2008 Ford Expedition 5.4l 3valve
Bought used 10/10/2009 with 39894 miles.
- at 44776 miles left side cat converter plugging up, cel light on, ordered parts under warranty kept driving truck waiting for parts.
- 2 days later cel light back on, bucking and missing, parked truck till parts came in ( ordered both sides to be sure ).
- after cats installed asked Ford techs what may have caused it, they performed an injector flow test to see if running too much raw fuel…passed test.
- no new theories only guesses ; bad fuel supply ( I get gas at the same Conoco station each time ), heavy acceleration ?
- guesses anyone ?
Why do cats plug up on a truck with only 44k and no previous symptoms ?
What do I do to prevent this in the future ?
2008 Ford Expedition 5.4l 3valve
I’ve got two guesses:
bad luck - ? Sometimes parts aren’t up to snuff, make it through quality control and you’re lucky enough to end up with the results of someone else’s hangover or whatever.
unfortunately you apparently have almost 40K miles unaccounted for. Maybe the prior owner had a rich running condition and ignored it. OR - maybe the previous owner was a fuel additive junkie. I have no authoritative info about this, but have seen the claim that too much of certain kinds of fuel additives can wreck a cat.
Buying used may be the key. someone slammed 40k on this truck in 19 months in the Phoenix area.
There are cautions against using fuel addditives containing metalic compounds like manganese so one would really have to read labels if using such. Oh, and you’d also have to read the owner’s manual to see this caution…did they ?
And so remains the unanswered, or is it un-answerable questions.
What caused it and is that a preventable situation ?
Operating temp or time ? ( one mile to work for me, INCLUDING the detour to get the kids to school. )
I suspect the problem was caused by what the former owner put in the gas tank. Maybe someone told him he could use 50% fry oil…We see some pretty strange posts on this board about fuel and people trying to “save money”…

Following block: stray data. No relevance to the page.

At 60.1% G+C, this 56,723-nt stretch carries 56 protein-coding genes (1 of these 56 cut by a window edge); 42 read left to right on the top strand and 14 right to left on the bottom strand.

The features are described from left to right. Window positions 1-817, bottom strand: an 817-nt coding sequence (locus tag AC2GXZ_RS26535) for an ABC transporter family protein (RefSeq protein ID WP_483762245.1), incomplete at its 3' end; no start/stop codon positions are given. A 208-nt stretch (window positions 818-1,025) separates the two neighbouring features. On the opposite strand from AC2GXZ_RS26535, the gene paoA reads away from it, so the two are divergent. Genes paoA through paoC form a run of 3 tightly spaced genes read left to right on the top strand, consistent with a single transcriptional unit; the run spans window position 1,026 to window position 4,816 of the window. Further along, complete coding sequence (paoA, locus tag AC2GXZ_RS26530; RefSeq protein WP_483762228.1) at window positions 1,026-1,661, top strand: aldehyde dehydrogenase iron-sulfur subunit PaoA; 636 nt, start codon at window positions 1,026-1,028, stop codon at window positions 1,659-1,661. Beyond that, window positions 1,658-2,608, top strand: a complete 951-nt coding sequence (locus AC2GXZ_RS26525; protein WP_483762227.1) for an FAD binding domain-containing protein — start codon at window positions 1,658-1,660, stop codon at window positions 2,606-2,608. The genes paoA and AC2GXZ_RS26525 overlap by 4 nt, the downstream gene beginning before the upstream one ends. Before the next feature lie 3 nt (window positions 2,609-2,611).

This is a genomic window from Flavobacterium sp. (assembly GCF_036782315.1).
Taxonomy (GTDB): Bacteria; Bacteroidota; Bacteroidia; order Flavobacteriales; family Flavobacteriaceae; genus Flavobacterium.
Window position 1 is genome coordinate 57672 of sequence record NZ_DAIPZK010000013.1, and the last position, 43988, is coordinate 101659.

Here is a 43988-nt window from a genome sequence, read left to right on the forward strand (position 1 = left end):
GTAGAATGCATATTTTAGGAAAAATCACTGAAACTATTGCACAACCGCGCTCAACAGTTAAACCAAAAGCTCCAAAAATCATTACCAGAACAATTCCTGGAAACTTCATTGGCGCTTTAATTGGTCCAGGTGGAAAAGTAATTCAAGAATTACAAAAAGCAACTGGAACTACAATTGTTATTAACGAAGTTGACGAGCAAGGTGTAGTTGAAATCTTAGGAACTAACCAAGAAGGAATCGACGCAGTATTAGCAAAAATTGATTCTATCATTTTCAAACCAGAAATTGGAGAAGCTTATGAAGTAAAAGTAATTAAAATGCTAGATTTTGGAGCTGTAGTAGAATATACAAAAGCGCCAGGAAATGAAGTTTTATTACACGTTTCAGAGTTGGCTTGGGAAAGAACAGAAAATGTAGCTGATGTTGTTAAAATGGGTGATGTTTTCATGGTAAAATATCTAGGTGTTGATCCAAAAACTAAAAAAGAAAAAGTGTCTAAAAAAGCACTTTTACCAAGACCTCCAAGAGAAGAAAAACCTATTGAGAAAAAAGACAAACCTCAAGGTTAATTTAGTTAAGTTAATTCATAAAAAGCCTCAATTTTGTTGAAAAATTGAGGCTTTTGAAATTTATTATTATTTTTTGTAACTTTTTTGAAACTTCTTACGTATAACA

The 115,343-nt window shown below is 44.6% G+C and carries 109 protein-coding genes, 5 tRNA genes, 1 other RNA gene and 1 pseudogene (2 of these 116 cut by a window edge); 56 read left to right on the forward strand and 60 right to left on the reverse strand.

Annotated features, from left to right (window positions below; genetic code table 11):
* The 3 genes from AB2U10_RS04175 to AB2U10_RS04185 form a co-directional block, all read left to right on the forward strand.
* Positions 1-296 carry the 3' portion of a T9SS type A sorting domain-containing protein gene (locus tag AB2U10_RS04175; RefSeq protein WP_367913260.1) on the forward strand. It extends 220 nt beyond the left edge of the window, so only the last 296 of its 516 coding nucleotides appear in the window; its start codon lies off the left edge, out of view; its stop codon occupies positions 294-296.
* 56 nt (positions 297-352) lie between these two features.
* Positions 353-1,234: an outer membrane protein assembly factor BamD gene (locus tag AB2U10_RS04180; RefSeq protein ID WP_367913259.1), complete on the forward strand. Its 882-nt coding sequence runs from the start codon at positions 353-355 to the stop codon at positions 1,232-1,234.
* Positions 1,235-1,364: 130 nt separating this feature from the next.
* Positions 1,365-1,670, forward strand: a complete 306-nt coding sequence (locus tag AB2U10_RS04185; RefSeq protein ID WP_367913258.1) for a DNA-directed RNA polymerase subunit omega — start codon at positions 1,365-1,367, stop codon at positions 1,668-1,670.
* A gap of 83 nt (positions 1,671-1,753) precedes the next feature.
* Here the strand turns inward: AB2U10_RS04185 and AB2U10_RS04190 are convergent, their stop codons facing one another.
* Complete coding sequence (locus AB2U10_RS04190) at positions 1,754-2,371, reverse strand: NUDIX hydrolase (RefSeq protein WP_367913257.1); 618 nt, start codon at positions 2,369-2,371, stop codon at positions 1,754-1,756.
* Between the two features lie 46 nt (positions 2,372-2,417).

In your case I would change the four oxygen sensors too, as these parts are what controls the fuel mixture and protect the converters…
You know this vehicle was probably a repo or abandoned lease…
When my cat got plugged I’d put mineral oil on her tummy fur to lick off.
(Sorry, couldn’t resist.)
Are you sure the cats were plugged up or were they replaced due to converter codes?
Cats usually clog up (IF this is the case) due to excessive rich running or oil consumption over an extended period of time)
It’s possible that if clogging existed it could be caused by something added to the gasoline. (say regular doses of unneeded, certain types of additives)
They did warranty this didn’t they? Cats are covered under the 8 years/80k miles Federal emissions warranty.
Yes , warranty.
Left side visually restricted and threw the first code. Then broke apart internally and parked the truck.
Right side has a few clogs.
An engine misfire, if ignored, will overheat the cats and cause them to fuse/melt and destroy themselves…At highway speeds, this process can take place in 15 minutes or less…Since you bought this vehicle used, you don’t know its history…All you can do is replace them and hope for the best…
Did you use up a supply of older oil with a high level of ZDDP in it? This additive contains phosphorous (known as converter poison)? Or did you use a high phosphoros additive?
I am reading some tech material that implies converters have gone to a 10year 100K OEM warranty, anyone heard anything?
Don’t know that kind of history on this truck.
When it came to our dealer we prepped it with our Motorcraft 5w20 synth blend, and after the converter replacement we changed the oil again with Motorcraft 5w20 blend.
I’d have to think the converter problem was caused by something in the past related to a severe engine ignition miss that was left unattended for a while or an excess of fuel being dumped into the engine. (leaking fuel pressure regulator, injectors losing grounds, even intermittently, and remaining open (very rich running), chronic use of an oddball additive, or possible someone in the past overfilling the oil by quite a bit. The latter could force oil into the combustion chambers and it doesn’t take much of this to cake up a converter.
Just theories anyway. There’s no way of being definitive at this point but I believe it was more of an owner error than a manufacturing fault.